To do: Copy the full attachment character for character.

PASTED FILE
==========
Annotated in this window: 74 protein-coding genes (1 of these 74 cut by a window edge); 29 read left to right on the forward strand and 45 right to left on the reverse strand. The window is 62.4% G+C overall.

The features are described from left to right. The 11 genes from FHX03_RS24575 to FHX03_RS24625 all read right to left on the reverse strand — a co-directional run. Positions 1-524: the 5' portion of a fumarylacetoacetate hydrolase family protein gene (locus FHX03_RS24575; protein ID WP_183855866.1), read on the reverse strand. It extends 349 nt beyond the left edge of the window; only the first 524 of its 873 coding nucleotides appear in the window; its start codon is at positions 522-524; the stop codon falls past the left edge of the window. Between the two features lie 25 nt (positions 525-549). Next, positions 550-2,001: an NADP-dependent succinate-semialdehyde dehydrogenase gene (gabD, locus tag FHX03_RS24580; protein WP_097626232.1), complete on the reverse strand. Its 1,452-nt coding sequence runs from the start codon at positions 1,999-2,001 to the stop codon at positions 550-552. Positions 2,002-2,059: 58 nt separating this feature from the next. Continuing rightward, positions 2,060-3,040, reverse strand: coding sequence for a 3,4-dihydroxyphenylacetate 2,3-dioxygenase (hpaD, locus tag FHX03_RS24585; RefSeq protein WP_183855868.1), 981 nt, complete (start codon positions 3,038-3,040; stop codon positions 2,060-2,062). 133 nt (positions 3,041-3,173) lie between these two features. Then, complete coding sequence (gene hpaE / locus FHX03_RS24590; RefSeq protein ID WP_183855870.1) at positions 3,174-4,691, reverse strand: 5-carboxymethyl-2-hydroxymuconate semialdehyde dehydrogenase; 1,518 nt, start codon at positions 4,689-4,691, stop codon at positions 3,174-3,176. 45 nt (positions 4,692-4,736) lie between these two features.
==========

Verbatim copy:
Annotated in this window: 74 protein-coding genes (1 of these 74 cut by a window edge); 29 read left to right on the forward strand and 45 right to left on the reverse strand. The window is 62.4% G+C overall.

The features are described from left to right. The 11 genes from FHX03_RS24575 to FHX03_RS24625 all read right to left on the reverse strand — a co-directional run. Positions 1-524: the 5' portion of a fumarylacetoacetate hydrolase family protein gene (locus FHX03_RS24575; protein ID WP_183855866.1), read on the reverse strand. It extends 349 nt beyond the left edge of the window; only the first 524 of its 873 coding nucleotides appear in the window; its start codon is at positions 522-524; the stop codon falls past the left edge of the window. Between the two features lie 25 nt (positions 525-549). Next, positions 550-2,001: an NADP-dependent succinate-semialdehyde dehydrogenase gene (gabD, locus tag FHX03_RS24580; protein WP_097626232.1), complete on the reverse strand. Its 1,452-nt coding sequence runs from the start codon at positions 1,999-2,001 to the stop codon at positions 550-552. Positions 2,002-2,059: 58 nt separating this feature from the next. Continuing rightward, positions 2,060-3,040, reverse strand: coding sequence for a 3,4-dihydroxyphenylacetate 2,3-dioxygenase (hpaD, locus tag FHX03_RS24585; RefSeq protein WP_183855868.1), 981 nt, complete (start codon positions 3,038-3,040; stop codon positions 2,060-2,062). 133 nt (positions 3,041-3,173) lie between these two features. Then, complete coding sequence (gene hpaE / locus FHX03_RS24590; RefSeq protein ID WP_183855870.1) at positions 3,174-4,691, reverse strand: 5-carboxymethyl-2-hydroxymuconate semialdehyde dehydrogenase; 1,518 nt, start codon at positions 4,689-4,691, stop codon at positions 3,174-3,176. 45 nt (positions 4,692-4,736) lie between these two features.